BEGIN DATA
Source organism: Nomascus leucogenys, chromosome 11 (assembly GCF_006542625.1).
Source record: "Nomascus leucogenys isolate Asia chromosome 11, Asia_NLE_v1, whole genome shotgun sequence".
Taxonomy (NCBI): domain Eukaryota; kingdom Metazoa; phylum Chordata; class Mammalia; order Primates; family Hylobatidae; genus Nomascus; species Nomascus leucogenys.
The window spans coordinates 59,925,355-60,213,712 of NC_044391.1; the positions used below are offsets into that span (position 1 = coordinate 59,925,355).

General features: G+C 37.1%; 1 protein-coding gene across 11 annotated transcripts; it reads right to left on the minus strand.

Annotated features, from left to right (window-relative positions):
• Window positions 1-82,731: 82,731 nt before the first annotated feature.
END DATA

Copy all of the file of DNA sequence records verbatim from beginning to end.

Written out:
Source organism: Nomascus leucogenys, chromosome 11 (assembly GCF_006542625.1).
Source record: "Nomascus leucogenys isolate Asia chromosome 11, Asia_NLE_v1, whole genome shotgun sequence".
Taxonomy (NCBI): domain Eukaryota; kingdom Metazoa; phylum Chordata; class Mammalia; order Primates; family Hylobatidae; genus Nomascus; species Nomascus leucogenys.
The window spans coordinates 59,925,355-60,213,712 of NC_044391.1; the positions used below are offsets into that span (position 1 = coordinate 59,925,355).

General features: G+C 37.1%; 1 protein-coding gene across 11 annotated transcripts; it reads right to left on the minus strand.

Annotated features, from left to right (window-relative positions):
• Window positions 1-82,731: 82,731 nt before the first annotated feature.